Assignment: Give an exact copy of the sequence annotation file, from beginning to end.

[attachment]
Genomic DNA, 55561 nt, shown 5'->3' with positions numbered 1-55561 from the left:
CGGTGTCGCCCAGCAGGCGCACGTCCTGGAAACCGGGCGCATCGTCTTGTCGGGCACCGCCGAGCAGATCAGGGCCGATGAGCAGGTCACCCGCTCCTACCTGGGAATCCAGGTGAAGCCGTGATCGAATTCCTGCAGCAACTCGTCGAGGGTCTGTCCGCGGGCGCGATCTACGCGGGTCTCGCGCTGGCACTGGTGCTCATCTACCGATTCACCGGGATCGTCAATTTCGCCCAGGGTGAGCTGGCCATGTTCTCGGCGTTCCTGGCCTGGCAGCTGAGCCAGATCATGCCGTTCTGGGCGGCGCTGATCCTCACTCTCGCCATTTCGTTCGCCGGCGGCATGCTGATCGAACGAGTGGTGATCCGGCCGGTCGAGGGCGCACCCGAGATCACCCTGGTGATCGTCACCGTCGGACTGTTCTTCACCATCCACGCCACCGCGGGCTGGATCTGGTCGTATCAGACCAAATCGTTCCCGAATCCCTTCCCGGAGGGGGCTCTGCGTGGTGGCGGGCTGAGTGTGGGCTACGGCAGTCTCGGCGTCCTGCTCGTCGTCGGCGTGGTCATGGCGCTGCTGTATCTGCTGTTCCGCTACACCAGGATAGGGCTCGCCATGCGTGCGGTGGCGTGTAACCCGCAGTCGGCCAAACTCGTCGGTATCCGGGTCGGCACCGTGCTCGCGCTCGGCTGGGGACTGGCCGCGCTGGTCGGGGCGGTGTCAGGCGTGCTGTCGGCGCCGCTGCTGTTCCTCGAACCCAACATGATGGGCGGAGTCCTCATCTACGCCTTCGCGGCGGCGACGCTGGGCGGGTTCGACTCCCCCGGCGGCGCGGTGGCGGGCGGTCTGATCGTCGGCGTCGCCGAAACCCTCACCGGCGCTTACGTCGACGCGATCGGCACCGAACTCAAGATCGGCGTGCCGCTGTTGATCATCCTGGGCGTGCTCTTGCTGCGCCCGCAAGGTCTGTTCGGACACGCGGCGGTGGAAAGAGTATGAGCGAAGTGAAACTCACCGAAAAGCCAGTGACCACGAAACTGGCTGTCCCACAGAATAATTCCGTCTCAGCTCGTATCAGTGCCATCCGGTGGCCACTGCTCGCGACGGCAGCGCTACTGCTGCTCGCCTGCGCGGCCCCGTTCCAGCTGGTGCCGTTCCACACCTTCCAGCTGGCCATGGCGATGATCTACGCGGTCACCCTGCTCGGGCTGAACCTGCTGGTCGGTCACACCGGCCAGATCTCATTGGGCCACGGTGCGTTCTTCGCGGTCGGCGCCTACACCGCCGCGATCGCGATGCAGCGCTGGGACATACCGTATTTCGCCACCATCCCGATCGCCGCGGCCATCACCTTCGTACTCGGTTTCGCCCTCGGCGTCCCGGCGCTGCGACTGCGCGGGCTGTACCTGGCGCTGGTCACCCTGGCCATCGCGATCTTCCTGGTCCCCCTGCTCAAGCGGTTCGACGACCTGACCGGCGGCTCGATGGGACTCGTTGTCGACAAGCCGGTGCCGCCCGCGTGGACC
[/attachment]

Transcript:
Genomic DNA, 55561 nt, shown 5'->3' with positions numbered 1-55561 from the left:
CGGTGTCGCCCAGCAGGCGCACGTCCTGGAAACCGGGCGCATCGTCTTGTCGGGCACCGCCGAGCAGATCAGGGCCGATGAGCAGGTCACCCGCTCCTACCTGGGAATCCAGGTGAAGCCGTGATCGAATTCCTGCAGCAACTCGTCGAGGGTCTGTCCGCGGGCGCGATCTACGCGGGTCTCGCGCTGGCACTGGTGCTCATCTACCGATTCACCGGGATCGTCAATTTCGCCCAGGGTGAGCTGGCCATGTTCTCGGCGTTCCTGGCCTGGCAGCTGAGCCAGATCATGCCGTTCTGGGCGGCGCTGATCCTCACTCTCGCCATTTCGTTCGCCGGCGGCATGCTGATCGAACGAGTGGTGATCCGGCCGGTCGAGGGCGCACCCGAGATCACCCTGGTGATCGTCACCGTCGGACTGTTCTTCACCATCCACGCCACCGCGGGCTGGATCTGGTCGTATCAGACCAAATCGTTCCCGAATCCCTTCCCGGAGGGGGCTCTGCGTGGTGGCGGGCTGAGTGTGGGCTACGGCAGTCTCGGCGTCCTGCTCGTCGTCGGCGTGGTCATGGCGCTGCTGTATCTGCTGTTCCGCTACACCAGGATAGGGCTCGCCATGCGTGCGGTGGCGTGTAACCCGCAGTCGGCCAAACTCGTCGGTATCCGGGTCGGCACCGTGCTCGCGCTCGGCTGGGGACTGGCCGCGCTGGTCGGGGCGGTGTCAGGCGTGCTGTCGGCGCCGCTGCTGTTCCTCGAACCCAACATGATGGGCGGAGTCCTCATCTACGCCTTCGCGGCGGCGACGCTGGGCGGGTTCGACTCCCCCGGCGGCGCGGTGGCGGGCGGTCTGATCGTCGGCGTCGCCGAAACCCTCACCGGCGCTTACGTCGACGCGATCGGCACCGAACTCAAGATCGGCGTGCCGCTGTTGATCATCCTGGGCGTGCTCTTGCTGCGCCCGCAAGGTCTGTTCGGACACGCGGCGGTGGAAAGAGTATGAGCGAAGTGAAACTCACCGAAAAGCCAGTGACCACGAAACTGGCTGTCCCACAGAATAATTCCGTCTCAGCTCGTATCAGTGCCATCCGGTGGCCACTGCTCGCGACGGCAGCGCTACTGCTGCTCGCCTGCGCGGCCCCGTTCCAGCTGGTGCCGTTCCACACCTTCCAGCTGGCCATGGCGATGATCTACGCGGTCACCCTGCTCGGGCTGAACCTGCTGGTCGGTCACACCGGCCAGATCTCATTGGGCCACGGTGCGTTCTTCGCGGTCGGCGCCTACACCGCCGCGATCGCGATGCAGCGCTGGGACATACCGTATTTCGCCACCATCCCGATCGCCGCGGCCATCACCTTCGTACTCGGTTTCGCCCTCGGCGTCCCGGCGCTGCGACTGCGCGGGCTGTACCTGGCGCTGGTCACCCTGGCCATCGCGATCTTCCTGGTCCCCCTGCTCAAGCGGTTCGACGACCTGACCGGCGGCTCGATGGGACTCGTTGTCGACAAGCCGGTGCCGCCCGCGTGGACC